The Commercial Court set aside an arbitration award becausethe Claimant’s emailed arbitration notice to an individual employee at the Respondent did not constitute valid service under the Arbitration Act 1996.

The employee in question had been involved in the performance of the contract before the dispute had arisen but was described as a junior back office employee in the operations department. The Court found that he did not have authority (actual or ostensible) to accept service of an arbitration notice and the notice had not therefore been validly served. The arbitration never came to the attention of the anyone with such authority, and the Respondent did not participate in the arbitration.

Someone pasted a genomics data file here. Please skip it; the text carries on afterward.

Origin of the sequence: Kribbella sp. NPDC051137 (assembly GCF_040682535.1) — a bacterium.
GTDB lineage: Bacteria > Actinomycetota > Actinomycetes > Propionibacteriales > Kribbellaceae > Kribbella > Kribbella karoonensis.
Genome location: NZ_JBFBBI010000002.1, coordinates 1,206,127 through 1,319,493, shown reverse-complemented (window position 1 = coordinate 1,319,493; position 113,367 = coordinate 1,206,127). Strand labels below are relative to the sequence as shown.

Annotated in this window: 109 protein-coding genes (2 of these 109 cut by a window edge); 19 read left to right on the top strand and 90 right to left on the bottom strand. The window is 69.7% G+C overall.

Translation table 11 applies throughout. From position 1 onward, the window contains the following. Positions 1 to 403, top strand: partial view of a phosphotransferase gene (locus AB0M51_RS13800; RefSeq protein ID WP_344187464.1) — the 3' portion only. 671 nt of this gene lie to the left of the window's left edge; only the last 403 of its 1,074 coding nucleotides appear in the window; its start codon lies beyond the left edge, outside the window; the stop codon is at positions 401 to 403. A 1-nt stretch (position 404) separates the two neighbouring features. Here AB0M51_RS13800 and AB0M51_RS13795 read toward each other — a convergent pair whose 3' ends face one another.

The case serves as a reminder of the importance of considering how best to effect service, including identifying who within an organisation is authorised to accept service, in particular when attempting to serve by email in circumstances when this has not been agreed with the other party.